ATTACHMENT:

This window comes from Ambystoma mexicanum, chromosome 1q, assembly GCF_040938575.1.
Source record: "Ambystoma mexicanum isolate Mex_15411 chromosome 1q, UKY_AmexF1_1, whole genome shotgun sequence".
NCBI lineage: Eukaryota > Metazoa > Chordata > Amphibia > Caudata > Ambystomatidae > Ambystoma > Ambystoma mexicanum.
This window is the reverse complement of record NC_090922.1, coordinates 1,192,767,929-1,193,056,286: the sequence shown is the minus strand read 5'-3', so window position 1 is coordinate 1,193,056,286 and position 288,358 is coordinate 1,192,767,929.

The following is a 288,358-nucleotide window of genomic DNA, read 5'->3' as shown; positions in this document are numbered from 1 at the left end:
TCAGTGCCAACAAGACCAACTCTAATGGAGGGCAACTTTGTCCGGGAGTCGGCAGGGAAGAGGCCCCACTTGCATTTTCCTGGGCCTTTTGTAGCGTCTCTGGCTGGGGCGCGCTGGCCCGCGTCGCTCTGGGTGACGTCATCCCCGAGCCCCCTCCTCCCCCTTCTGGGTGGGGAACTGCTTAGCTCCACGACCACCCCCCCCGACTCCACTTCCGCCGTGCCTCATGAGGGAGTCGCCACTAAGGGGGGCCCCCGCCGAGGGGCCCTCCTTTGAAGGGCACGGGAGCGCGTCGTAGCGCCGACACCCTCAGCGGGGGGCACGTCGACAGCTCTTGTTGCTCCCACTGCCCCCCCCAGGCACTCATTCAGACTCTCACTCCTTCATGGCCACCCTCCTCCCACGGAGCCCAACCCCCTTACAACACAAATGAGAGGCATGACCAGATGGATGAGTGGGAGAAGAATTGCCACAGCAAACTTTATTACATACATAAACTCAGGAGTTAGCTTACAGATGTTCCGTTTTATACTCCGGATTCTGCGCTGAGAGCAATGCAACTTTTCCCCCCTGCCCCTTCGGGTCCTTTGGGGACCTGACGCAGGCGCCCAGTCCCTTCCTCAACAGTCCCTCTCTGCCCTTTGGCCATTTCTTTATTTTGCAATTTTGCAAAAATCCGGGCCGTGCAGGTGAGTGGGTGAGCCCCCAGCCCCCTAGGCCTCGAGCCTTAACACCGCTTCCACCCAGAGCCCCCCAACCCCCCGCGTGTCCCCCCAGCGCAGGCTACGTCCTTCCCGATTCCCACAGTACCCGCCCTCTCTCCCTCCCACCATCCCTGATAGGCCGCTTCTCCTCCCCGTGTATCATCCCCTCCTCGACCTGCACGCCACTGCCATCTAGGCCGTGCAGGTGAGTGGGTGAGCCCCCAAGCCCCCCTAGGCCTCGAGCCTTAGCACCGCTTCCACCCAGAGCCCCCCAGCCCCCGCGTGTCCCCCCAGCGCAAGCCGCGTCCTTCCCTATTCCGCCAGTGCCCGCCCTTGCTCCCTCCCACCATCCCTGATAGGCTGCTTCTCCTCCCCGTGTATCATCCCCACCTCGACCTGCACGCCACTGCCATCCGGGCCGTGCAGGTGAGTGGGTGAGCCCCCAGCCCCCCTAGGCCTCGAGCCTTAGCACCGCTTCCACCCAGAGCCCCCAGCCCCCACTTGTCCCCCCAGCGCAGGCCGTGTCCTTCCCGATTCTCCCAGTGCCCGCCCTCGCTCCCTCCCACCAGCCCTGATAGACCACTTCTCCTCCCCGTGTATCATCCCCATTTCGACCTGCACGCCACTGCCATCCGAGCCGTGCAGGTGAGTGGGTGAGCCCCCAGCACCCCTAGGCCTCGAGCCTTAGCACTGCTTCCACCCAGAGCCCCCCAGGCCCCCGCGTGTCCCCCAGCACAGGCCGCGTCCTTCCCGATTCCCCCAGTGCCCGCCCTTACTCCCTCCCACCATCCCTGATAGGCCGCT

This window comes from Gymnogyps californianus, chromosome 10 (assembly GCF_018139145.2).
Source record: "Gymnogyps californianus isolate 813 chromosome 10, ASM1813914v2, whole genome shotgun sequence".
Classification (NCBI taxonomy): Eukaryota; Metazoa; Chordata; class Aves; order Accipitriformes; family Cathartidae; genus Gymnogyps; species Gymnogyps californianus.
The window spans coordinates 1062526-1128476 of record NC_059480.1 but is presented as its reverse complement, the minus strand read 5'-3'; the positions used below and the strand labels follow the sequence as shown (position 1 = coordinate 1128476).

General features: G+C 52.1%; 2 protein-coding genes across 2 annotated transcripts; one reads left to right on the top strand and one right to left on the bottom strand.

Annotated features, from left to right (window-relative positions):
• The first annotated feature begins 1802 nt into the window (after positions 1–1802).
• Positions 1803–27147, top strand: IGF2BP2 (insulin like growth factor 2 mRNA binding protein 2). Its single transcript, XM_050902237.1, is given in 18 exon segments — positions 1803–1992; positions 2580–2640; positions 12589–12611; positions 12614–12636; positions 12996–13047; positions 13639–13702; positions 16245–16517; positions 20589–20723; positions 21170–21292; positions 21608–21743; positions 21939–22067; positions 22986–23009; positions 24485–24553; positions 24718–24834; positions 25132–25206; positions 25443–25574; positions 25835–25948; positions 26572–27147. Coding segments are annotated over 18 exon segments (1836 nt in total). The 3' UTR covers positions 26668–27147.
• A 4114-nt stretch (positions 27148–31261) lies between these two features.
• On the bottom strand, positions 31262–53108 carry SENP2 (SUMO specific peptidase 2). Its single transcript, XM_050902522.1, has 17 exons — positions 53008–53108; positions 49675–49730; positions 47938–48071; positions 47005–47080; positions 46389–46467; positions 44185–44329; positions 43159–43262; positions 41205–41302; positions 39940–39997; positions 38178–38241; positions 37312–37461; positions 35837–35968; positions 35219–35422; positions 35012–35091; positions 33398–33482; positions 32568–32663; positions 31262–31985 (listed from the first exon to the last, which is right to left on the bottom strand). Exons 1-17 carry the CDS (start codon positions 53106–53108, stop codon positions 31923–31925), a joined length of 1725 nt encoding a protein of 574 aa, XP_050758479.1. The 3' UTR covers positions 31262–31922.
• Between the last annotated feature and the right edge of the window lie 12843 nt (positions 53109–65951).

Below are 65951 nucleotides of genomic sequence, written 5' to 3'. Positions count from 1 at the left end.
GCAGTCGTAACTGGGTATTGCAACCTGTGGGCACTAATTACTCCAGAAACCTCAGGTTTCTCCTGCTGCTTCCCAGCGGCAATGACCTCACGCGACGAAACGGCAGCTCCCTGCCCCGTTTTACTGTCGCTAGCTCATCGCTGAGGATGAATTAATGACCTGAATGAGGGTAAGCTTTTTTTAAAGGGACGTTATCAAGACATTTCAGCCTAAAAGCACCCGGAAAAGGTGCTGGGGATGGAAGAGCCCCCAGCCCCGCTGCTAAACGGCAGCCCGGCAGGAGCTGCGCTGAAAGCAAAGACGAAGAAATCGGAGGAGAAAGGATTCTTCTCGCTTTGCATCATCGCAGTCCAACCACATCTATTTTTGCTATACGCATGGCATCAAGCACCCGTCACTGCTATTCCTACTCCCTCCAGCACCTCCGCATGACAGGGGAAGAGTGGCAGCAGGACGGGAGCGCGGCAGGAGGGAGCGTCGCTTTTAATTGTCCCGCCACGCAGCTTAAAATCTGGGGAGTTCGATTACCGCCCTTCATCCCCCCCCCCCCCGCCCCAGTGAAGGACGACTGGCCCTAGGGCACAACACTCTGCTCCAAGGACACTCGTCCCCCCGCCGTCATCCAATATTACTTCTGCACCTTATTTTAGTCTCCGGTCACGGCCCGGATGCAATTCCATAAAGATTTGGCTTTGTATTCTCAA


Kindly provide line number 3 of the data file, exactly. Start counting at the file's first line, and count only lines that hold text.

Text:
NCBI lineage: Eukaryota > Metazoa > Chordata > Amphibia > Caudata > Ambystomatidae > Ambystoma > Ambystoma mexicanum.